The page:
Will Taking Antibiotics Stop My Tooth Pain?

Written, Edited, and Reviewed by Dr David Chen.

Unfortunately, taking antibiotics will not stop your tooth pain because it is not an analgesic and is meant to be an adjunctive treatment. That means it is not a pain reliever nor is it the primary treatment for a tooth infection.

Antibiotic Amoxicillin

However, it can indirectly help with your toothache but it won’t give you the kind of toothache relief that you’re expecting. For permanent pain relief you will need to see a dentist.

Antibiotics is not an analgesic

The most commonly prescribed antibiotic for a dental infection is amoxicillin and it is not a pain relieving medication. It is specifically labeled as an antibiotic and NOT a painkiller.

Antibiotic amoxicillin vs pain reliever ibuprofen
Pain relievers are labeled like in the ibuprofen bottle!

As evidence, we should review the mechanism of action for the antibiotic amoxicillin.

  • It binds to proteins on the inner cell wall of bacteria and inactivates them.
  • Inactivation of the proteins result in loss of bacterial cell wall and rigidity.
  • Ultimately, weakening of the cell wall will lead to cell lysis (bacteria dies by popping).

What amoxicillin does (including other antibiotics) is they directly target and exert their effects on bacteria. It’s purpose is to kill bacteria and does nothing else.

How pain relievers are different

Painkillers on the other hand will directly target your body’s pain receptors and block them. Blocking the pain receptors will prevent you from feeling pain and that is how you get pain relief from your toothache.

Essentially, analgesics work very differently from antibiotics. The former relieves your pain while the later kills bacteria. Those are two very different actions with different results.

If you wanted further proof look no further than what your dentist prescribes you after wisdom teeth removal. Most commonly you’ll be given an antibiotic AND pain medication. If the antibiotic can stop a toothache, your dentist wouldn’t even give you any painkillers at all!

It’s considered adjunctive therapy

People often think that antibiotics will stop all of their tooth pain and get rid of their infection which is simply not true. The vast majority of dental conditions cannot be successfully treated with antibiotics alone because they require dentist intervention.

Painful dental conditions:

All of these conditions that are listed above can only be properly treated by a dentist. The antibiotics will do nothing to fix your broken tooth nor get rid of your wisdom teeth pain.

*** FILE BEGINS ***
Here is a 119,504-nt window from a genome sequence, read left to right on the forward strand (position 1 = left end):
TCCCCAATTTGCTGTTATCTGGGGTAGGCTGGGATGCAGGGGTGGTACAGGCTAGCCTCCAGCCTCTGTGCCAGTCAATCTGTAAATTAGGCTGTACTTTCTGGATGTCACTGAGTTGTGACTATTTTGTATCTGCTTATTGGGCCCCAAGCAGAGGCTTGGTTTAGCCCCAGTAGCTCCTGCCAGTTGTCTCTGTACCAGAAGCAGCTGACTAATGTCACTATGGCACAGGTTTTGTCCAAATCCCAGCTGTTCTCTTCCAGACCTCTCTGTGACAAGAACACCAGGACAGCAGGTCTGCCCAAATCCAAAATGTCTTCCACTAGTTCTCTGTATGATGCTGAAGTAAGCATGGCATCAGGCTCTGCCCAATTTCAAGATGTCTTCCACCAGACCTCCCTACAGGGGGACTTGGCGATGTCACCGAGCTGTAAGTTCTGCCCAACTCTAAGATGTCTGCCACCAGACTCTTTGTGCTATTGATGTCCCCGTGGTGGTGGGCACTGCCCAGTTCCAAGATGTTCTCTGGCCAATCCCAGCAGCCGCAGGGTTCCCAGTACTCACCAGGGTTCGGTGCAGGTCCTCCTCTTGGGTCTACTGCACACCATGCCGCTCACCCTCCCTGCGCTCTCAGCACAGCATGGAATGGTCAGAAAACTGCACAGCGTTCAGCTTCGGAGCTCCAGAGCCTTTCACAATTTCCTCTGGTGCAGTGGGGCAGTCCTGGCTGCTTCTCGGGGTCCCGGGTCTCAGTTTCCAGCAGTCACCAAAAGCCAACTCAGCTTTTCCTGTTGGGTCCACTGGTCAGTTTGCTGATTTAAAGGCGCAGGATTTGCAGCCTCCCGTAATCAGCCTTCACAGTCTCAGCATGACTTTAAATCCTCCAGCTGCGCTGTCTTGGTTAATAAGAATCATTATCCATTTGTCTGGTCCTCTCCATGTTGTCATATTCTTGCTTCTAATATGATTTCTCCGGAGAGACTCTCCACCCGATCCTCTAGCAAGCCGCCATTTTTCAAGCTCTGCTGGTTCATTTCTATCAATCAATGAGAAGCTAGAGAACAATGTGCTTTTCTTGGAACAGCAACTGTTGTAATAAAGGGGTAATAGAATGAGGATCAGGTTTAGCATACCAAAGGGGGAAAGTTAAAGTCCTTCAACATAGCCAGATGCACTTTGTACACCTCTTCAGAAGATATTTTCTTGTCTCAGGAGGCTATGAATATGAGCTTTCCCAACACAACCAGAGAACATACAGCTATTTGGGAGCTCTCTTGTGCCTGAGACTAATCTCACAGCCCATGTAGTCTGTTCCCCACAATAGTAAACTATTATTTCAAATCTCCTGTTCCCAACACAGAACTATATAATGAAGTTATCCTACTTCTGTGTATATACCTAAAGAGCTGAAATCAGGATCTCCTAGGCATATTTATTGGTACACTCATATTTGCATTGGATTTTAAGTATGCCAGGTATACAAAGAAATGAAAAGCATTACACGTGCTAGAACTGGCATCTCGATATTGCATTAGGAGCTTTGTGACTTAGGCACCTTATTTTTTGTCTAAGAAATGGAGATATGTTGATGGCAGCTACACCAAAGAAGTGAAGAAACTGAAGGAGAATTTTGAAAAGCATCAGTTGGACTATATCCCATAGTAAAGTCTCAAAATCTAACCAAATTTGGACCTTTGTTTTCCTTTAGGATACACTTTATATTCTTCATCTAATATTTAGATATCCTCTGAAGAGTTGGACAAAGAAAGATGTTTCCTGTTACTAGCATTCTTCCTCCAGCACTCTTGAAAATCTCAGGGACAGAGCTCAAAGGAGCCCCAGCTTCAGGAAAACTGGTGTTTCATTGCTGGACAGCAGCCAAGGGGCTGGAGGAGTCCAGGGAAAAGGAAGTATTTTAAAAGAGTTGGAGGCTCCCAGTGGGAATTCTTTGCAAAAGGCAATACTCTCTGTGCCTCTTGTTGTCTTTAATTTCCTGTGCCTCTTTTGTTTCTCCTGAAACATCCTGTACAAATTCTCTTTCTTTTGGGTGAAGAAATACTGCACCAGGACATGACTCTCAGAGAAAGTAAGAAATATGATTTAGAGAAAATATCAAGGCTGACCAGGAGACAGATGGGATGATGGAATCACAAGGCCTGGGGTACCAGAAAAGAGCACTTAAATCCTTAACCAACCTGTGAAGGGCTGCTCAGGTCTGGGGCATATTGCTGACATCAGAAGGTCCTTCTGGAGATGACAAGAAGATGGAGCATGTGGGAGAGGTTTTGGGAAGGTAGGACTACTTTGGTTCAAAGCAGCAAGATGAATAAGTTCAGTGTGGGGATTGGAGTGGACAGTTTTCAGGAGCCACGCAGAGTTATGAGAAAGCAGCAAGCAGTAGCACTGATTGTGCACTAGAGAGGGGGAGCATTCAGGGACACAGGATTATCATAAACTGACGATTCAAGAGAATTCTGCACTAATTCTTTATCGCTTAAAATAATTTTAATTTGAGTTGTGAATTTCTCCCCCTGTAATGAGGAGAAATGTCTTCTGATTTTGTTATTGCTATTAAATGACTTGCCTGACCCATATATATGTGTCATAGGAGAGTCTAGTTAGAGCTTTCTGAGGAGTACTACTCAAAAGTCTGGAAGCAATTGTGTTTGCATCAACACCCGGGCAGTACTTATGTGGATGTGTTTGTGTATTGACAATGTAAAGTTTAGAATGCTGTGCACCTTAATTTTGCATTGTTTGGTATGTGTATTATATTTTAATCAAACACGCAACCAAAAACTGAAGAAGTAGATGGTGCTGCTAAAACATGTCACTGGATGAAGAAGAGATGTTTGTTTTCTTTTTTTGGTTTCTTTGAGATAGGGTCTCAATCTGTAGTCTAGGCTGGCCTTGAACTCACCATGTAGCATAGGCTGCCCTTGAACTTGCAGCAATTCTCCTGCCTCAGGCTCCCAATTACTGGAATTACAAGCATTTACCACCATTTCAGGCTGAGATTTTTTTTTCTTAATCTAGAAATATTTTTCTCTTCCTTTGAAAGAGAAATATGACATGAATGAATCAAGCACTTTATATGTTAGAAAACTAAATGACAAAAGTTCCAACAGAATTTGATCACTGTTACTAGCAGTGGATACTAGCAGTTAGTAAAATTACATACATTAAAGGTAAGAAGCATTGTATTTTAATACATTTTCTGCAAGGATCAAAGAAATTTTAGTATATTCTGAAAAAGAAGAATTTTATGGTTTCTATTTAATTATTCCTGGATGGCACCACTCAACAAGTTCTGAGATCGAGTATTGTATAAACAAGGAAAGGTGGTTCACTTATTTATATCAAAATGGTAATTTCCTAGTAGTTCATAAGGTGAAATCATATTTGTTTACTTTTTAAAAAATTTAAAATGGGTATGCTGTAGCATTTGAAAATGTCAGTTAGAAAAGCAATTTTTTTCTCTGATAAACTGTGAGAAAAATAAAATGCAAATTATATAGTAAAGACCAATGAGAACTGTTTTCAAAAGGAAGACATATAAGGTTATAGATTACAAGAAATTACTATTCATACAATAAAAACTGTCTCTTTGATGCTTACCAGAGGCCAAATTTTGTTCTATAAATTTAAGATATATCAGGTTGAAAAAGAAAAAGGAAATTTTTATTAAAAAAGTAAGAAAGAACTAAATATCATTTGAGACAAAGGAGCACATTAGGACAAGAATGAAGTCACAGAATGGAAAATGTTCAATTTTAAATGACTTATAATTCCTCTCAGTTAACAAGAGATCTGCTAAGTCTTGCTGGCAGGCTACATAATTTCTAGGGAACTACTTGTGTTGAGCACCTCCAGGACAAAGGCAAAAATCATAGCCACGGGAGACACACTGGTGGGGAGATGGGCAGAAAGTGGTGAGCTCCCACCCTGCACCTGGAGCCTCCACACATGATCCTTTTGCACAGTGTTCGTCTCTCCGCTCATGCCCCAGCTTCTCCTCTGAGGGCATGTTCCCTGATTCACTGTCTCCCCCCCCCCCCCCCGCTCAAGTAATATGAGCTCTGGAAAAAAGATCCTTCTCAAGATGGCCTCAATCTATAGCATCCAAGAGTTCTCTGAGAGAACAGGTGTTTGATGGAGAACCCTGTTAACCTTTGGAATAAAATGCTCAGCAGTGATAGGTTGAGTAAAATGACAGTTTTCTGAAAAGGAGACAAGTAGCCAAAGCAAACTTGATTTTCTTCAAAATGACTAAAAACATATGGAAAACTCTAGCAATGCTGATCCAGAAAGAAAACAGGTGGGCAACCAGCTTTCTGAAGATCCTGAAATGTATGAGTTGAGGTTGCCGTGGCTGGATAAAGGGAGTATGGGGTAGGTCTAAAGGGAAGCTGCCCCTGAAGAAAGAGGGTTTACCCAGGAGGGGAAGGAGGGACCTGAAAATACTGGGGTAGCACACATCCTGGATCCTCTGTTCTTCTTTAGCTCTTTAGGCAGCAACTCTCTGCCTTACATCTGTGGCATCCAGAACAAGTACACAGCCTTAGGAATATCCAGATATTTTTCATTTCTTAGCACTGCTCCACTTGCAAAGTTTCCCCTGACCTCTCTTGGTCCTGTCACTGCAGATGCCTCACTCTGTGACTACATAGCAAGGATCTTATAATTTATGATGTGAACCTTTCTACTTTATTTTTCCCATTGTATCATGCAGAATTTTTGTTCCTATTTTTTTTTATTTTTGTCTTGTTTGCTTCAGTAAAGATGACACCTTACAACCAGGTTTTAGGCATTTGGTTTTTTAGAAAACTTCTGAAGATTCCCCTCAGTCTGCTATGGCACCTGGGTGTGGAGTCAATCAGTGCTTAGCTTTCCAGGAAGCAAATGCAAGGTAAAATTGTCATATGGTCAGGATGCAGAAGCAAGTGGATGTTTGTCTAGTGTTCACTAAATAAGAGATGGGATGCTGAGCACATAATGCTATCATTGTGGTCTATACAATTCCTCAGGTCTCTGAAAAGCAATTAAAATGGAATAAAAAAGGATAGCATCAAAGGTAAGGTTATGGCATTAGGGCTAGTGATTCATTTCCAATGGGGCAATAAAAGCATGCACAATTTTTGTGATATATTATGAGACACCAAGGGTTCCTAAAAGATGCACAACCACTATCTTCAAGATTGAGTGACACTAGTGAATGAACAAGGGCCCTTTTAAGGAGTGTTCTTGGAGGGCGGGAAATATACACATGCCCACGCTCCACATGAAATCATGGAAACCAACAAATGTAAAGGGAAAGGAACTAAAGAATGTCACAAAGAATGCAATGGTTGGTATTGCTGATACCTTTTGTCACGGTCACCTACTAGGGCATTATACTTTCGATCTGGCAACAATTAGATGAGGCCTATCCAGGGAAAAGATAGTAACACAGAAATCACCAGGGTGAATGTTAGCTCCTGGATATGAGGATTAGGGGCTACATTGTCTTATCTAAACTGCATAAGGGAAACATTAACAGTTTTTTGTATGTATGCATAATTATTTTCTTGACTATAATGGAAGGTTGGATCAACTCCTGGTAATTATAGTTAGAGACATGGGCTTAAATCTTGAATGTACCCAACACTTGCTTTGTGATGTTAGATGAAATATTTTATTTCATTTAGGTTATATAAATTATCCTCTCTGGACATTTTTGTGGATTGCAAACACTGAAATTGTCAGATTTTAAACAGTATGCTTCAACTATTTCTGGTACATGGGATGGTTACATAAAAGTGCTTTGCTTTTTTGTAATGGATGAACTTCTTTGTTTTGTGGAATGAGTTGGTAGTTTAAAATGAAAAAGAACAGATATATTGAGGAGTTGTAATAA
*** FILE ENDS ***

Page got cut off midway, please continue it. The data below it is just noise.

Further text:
Only professional dental treatment can treat the source of your toothache and give you lasting pain relief. Antibiotics may be given adjunctively to help your body clear out the infection quicker but taking it alone will do little to treat the source.

Antibiotics will not cure dental abscesses alone

You may think that taking antibiotics should at least get rid of tooth pain that is caused by an abscess but the truth is different.

If your face is swelling from a severe abscess, taking amoxicillin without any other dental treatment will not make the swelling go away. What you’ll often find is that your face will still be swollen even after you’ve begun taking it!

  • 1 day will pass and there will be no improvement.
  • 2 days will pass and you’re still swollen.
  • 3 days have pass and your face is still twice the size as usual.

The reason this happens is because it is considered an adjunctive therapy and not a primary form of dental treatment. As you can imagine, you’ll still be in pain even with taking all of the amoxicillin since your face is still the size of a swelled up balloon.

Will antibiotics help with tooth pain?

Despite the fact that antibiotics are not painkillers, it does help in relieving tooth pain but in an indirect way that is much slower.

Yes, it doesn’t block your pain receptors while you take it so you will still feel pain. However, if there is some type of bacterial infection, it can help reduce the bacterial population. Once the amount of infection has decreased, you may get some pain relief from that.

That is what we mean by it can indirectly help alleviate some pain. Although that whole process can take days for it to occur so you may not get any pain alleviation until days later.

That is typically not what most people are looking for. People are in pain and they want to kill the toothache instantly if possible. You’re better off looking elsewhere if that’s what you want.


If you’re having a toothache and you happen to have some left over antibiotics in the medicine cabinet… It most likely won’t get rid of your dental pain. As a reminder, this medication is not meant to relieve pain because it’s sole purpose is to eradicate bacteria.

Those are two completely different mechanisms of actions and produce very different effects. If you want to be pain free, you should give your dentist a call.


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Our purpose at afterva, is to encourage you to seek in person care with a doctor. It's not meant to be a substitute for medical advice. Each situation is unique and that makes it impossible to diagnose and treat without a clinical exam.

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